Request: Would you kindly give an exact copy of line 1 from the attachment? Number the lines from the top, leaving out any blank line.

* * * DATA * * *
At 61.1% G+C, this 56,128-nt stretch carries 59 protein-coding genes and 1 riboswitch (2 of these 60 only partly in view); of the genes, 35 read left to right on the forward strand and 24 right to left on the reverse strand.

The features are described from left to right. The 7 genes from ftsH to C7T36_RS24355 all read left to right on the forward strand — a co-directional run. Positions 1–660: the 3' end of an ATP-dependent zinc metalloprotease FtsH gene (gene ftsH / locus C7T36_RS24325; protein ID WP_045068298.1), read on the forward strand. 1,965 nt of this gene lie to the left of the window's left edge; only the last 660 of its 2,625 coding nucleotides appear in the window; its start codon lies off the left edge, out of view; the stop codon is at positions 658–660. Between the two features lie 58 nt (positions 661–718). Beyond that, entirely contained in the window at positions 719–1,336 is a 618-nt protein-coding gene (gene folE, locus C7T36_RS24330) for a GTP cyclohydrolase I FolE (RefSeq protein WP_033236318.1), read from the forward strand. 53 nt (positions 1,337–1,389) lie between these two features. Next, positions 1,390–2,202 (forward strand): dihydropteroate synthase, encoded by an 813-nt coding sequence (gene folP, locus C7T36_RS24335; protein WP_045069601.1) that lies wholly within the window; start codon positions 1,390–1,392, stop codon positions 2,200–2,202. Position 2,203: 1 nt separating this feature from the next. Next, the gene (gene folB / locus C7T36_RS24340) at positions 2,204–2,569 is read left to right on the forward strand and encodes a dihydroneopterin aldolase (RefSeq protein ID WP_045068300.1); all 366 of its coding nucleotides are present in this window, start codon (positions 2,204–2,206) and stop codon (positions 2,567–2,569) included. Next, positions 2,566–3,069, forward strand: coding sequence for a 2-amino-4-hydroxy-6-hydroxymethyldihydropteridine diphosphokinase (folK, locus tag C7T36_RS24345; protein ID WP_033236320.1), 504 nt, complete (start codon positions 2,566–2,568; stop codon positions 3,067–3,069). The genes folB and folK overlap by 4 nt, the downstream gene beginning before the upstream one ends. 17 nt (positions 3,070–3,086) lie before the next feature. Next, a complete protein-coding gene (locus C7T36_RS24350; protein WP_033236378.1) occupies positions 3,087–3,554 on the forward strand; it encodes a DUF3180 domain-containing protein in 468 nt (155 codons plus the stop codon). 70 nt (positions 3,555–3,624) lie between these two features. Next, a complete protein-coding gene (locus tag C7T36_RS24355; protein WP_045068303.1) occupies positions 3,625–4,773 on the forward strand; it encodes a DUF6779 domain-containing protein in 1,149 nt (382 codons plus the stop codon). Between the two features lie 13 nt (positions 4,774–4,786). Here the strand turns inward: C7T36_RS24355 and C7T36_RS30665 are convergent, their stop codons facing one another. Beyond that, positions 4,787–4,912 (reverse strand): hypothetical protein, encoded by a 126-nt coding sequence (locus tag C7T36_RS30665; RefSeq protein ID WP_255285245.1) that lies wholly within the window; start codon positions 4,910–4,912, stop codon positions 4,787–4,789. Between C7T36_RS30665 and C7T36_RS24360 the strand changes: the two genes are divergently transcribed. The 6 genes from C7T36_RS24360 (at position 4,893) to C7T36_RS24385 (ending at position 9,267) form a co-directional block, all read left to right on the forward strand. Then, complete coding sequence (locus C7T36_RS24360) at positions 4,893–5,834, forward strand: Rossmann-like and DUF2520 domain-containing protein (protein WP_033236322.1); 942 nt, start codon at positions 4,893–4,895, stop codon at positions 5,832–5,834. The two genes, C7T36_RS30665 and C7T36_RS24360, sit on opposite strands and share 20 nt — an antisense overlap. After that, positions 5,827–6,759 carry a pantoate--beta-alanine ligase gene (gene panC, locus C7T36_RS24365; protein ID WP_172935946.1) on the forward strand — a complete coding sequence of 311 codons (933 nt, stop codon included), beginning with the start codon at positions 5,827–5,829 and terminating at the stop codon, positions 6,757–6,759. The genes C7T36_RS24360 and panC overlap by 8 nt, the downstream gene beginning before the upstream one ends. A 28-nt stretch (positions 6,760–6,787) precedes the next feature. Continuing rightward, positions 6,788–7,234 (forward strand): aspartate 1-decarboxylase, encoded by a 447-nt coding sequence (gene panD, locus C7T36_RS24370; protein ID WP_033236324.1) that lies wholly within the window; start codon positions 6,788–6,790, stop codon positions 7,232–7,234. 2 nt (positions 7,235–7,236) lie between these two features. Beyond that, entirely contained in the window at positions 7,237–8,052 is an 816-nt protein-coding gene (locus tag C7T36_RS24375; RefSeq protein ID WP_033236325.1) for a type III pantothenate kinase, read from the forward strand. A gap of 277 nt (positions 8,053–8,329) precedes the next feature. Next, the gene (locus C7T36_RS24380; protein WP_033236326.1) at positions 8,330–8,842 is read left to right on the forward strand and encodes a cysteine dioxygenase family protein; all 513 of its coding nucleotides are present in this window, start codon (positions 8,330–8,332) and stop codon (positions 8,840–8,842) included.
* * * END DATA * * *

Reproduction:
At 61.1% G+C, this 56,128-nt stretch carries 59 protein-coding genes and 1 riboswitch (2 of these 60 only partly in view); of the genes, 35 read left to right on the forward strand and 24 right to left on the reverse strand.